Other interesting facts are that Japan was first invaded in 1274 by the Moguls, and after a further attack in 1281 was not invaded again until world war two.

Another instance of longevity is the Imperial family. It has been in power ever since the first decade AD. Although its 'power' some of the time was very small. Because of the onerous number of ceremonies, and emperor would often abdicate or retire to leave an offspring (a child) as figurehead, then, from the peace and privacy of, say, a monastery, would lead his country as regent. When the emperor lost power due to lack of tax revenue and the supreme military leader or shogun took charge, then this shogun would also sometimes appoint a regent, so the person in power was even more removed.

The emperors were frequently impoverished, sometimes there was not enough revenue for a funeral so the body had to be kept for six weeks until enough money could be raised. And one way of raising money was by selling the monarch's autograph. Sometimes he would include a short poem or quote from a novel, maybe Murasaki's. So often when I read about history it seems that everything has been done already before.

Tuesday, March 08, 2011

The Housekeeper and the Professor by Yoko Ogawa

Today I read this book on my Kindle, having only heard about it from a friend last night. It is a sweet, light and quick read set in Japan about a professor of mathematics who can only remember the last eighty minutes. It is skilfully written, quite endearing, and deals with the beauty of mathematics, and also the thrill of discovery...and baseball.

Monday, March 07, 2011

Kokoro by Natsume Soseki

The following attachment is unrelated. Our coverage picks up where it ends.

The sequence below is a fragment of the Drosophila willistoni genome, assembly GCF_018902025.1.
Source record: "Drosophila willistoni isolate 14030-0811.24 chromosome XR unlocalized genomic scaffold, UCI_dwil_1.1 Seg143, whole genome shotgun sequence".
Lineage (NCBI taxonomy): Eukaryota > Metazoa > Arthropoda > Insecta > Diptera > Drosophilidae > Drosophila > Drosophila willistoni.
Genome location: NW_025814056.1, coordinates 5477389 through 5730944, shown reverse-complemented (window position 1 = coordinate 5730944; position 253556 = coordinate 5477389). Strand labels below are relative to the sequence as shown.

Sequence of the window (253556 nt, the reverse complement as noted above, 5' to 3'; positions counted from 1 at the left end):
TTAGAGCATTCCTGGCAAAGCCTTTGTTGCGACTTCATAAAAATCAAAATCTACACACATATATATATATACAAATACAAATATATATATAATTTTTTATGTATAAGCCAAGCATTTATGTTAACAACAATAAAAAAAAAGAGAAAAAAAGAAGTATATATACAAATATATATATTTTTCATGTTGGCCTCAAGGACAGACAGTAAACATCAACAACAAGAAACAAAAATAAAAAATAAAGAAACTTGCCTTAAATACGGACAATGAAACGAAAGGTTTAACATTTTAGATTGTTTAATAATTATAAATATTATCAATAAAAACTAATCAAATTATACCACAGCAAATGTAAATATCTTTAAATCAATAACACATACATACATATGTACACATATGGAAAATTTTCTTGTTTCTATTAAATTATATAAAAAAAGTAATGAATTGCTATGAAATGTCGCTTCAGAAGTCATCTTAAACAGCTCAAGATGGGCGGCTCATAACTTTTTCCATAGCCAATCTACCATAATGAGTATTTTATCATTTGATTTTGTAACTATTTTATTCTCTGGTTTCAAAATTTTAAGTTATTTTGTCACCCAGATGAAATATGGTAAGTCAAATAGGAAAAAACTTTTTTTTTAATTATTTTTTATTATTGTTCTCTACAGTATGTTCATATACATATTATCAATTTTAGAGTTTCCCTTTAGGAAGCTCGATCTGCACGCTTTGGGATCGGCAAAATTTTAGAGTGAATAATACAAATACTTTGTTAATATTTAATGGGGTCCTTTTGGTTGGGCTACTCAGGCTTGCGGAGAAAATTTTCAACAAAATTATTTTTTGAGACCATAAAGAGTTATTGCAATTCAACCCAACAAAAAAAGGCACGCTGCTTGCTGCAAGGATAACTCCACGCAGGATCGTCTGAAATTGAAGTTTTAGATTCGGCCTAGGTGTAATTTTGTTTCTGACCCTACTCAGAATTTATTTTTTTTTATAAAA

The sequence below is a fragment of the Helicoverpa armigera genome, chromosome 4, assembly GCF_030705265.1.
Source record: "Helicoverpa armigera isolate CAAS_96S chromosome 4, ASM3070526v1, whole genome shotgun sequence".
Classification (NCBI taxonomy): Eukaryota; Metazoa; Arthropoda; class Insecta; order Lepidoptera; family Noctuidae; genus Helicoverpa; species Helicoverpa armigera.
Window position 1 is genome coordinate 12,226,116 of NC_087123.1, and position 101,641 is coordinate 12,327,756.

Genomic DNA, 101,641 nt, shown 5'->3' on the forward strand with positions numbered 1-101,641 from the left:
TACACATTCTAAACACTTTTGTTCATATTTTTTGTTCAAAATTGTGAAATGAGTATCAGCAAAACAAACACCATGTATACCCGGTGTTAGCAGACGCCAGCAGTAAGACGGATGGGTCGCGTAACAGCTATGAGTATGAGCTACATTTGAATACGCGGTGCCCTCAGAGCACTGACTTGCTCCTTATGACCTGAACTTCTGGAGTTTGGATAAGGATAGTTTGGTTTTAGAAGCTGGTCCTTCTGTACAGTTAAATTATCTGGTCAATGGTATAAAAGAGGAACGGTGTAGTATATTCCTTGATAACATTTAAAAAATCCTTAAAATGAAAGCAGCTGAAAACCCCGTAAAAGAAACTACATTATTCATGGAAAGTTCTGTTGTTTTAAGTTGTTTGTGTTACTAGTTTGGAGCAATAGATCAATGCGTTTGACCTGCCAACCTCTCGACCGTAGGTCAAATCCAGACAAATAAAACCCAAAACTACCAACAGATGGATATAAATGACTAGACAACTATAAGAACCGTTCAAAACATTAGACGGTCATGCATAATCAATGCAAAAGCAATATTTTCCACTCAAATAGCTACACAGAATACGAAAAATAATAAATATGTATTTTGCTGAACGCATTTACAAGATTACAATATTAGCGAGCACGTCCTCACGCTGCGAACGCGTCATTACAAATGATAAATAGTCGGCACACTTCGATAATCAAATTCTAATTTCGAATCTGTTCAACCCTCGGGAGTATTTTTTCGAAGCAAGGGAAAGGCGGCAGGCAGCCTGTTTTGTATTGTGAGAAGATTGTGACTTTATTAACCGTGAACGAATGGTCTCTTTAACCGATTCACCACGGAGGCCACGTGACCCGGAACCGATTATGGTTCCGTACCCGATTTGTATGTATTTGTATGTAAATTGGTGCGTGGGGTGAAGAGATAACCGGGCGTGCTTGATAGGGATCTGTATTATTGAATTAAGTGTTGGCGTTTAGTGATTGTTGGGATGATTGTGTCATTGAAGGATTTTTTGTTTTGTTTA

I have just finished reading Kokoro by Natsume Soseki (translated by Edwin McClellan) and understand now why it is held with such high regard by the Japanese. It is incredibly intense. Not a huge amount happens, and the narrative consists mainly of descriptions of thoughts and reasonings, and yet it holds the reader (well, this reader, anyway) transfixed.

I suppose the themes are universal: what drives us to go on, and what causes us to stop, and the associated themes of love, guilt, friendship and the gulf between generations. It is this latter theme that struck me as I read the most just now, mainly because my sons are growing up and leaving home, but also because of conversations I've had recently with other parents with grown up children. The book was published in 1914 in Japan. It concerns a young graduate and his relationship with and older man he has befriended and calls his mentor. There are parts of his mentor's life which troubles him; mainly how the mentor seems to be melancholy and distant and will never divulge why. Often he seems to be on the point of doing so, but then something happens and he stops. He gives snippets of wisdom such as the following (but without providing further detail or explanation):

'A gentleman, when tempted, can easily become a rogue.'
' causes a good man to become bad.'

This behaviour of the mentor reminded me of a snail appearing to come out of its shell, but withdrawing again and again. It is a little tantalising but never irritating.

Eventually the student goes home to where his father is ill and here the father gives his views on the the attitude of his son. Some of which seems incredibly relevant to today.

'There are advantages and disadvantages to having one's children educated. You take the trouble to give them an education, and when they are through with their studies they go away and never come home. Why, you can almost say that an education is a means of separating children from their parents.'